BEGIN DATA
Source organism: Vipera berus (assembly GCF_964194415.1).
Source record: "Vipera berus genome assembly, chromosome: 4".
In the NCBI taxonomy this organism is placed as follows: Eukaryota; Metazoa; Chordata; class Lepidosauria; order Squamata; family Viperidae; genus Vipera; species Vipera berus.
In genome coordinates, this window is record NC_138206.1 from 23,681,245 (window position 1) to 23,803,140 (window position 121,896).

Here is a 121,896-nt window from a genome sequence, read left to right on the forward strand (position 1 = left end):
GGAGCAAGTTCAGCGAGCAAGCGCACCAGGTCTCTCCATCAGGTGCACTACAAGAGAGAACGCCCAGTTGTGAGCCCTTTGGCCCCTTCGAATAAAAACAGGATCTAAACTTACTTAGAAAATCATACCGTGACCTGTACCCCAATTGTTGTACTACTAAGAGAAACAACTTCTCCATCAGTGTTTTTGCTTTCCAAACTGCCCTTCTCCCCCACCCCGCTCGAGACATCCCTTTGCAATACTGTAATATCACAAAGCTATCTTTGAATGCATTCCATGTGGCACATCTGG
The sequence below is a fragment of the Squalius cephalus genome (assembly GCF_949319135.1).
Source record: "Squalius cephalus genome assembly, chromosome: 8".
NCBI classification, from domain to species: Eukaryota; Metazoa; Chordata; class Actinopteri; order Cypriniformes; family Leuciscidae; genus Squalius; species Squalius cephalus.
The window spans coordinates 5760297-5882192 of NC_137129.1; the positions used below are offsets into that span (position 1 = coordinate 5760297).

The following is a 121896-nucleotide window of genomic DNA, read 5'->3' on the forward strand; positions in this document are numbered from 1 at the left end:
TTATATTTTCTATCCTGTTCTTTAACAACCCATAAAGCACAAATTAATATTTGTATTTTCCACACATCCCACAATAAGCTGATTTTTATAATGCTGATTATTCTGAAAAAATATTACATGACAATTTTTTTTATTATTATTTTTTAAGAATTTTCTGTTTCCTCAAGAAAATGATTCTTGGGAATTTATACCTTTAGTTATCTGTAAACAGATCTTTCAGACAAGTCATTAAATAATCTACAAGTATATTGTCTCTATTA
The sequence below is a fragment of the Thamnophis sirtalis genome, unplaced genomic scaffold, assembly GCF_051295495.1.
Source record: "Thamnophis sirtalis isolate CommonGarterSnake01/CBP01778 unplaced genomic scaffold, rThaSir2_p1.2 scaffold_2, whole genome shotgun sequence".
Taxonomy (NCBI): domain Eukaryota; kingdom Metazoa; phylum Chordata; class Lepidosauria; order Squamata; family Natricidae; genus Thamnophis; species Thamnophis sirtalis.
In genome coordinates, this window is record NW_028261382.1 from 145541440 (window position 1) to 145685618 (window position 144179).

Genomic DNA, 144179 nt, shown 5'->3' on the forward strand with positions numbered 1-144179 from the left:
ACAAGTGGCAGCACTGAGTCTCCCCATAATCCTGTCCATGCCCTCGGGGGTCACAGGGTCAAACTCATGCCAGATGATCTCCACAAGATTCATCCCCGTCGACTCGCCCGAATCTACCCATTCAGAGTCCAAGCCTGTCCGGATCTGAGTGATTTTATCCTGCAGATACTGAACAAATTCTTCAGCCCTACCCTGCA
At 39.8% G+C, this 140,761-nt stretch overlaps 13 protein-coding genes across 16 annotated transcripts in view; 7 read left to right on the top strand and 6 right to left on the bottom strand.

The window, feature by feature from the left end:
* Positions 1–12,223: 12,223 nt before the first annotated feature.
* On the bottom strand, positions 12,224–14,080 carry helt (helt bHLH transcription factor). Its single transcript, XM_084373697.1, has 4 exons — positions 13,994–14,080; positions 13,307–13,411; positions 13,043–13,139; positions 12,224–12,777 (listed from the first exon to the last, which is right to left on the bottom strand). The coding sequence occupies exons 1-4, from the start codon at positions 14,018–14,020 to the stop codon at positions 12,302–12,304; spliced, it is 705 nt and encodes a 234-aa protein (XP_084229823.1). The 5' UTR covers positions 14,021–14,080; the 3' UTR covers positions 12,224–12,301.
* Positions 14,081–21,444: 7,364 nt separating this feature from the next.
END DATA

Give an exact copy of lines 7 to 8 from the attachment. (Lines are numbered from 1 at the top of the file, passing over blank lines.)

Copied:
The sequence below is a fragment of the Squalius cephalus genome (assembly GCF_949319135.1).
Source record: "Squalius cephalus genome assembly, chromosome: 8".